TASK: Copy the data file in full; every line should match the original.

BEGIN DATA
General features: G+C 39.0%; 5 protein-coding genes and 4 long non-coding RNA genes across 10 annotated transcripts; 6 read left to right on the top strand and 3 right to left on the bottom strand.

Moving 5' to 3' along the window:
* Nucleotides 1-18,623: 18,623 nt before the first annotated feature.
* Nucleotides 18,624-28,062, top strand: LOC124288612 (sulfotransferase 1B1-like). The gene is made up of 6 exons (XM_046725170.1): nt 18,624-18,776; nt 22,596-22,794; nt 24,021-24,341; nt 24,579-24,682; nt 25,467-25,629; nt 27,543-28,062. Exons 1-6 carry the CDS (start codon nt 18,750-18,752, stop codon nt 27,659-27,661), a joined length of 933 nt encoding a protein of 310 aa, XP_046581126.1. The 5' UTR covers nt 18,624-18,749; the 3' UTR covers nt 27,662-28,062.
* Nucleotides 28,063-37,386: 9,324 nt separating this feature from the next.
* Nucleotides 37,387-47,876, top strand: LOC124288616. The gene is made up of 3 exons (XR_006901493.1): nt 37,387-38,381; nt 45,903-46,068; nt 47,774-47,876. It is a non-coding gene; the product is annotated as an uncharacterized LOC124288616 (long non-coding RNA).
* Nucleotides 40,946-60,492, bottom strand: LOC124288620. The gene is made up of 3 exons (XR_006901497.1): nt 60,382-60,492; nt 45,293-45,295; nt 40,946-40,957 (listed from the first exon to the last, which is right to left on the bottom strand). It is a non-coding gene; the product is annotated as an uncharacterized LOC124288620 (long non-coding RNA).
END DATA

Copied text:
General features: G+C 39.0%; 5 protein-coding genes and 4 long non-coding RNA genes across 10 annotated transcripts; 6 read left to right on the top strand and 3 right to left on the bottom strand.

Moving 5' to 3' along the window:
* Nucleotides 1-18,623: 18,623 nt before the first annotated feature.
* Nucleotides 18,624-28,062, top strand: LOC124288612 (sulfotransferase 1B1-like). The gene is made up of 6 exons (XM_046725170.1): nt 18,624-18,776; nt 22,596-22,794; nt 24,021-24,341; nt 24,579-24,682; nt 25,467-25,629; nt 27,543-28,062. Exons 1-6 carry the CDS (start codon nt 18,750-18,752, stop codon nt 27,659-27,661), a joined length of 933 nt encoding a protein of 310 aa, XP_046581126.1. The 5' UTR covers nt 18,624-18,749; the 3' UTR covers nt 27,662-28,062.
* Nucleotides 28,063-37,386: 9,324 nt separating this feature from the next.
* Nucleotides 37,387-47,876, top strand: LOC124288616. The gene is made up of 3 exons (XR_006901493.1): nt 37,387-38,381; nt 45,903-46,068; nt 47,774-47,876. It is a non-coding gene; the product is annotated as an uncharacterized LOC124288616 (long non-coding RNA).
* Nucleotides 40,946-60,492, bottom strand: LOC124288620. The gene is made up of 3 exons (XR_006901497.1): nt 60,382-60,492; nt 45,293-45,295; nt 40,946-40,957 (listed from the first exon to the last, which is right to left on the bottom strand). It is a non-coding gene; the product is annotated as an uncharacterized LOC124288620 (long non-coding RNA).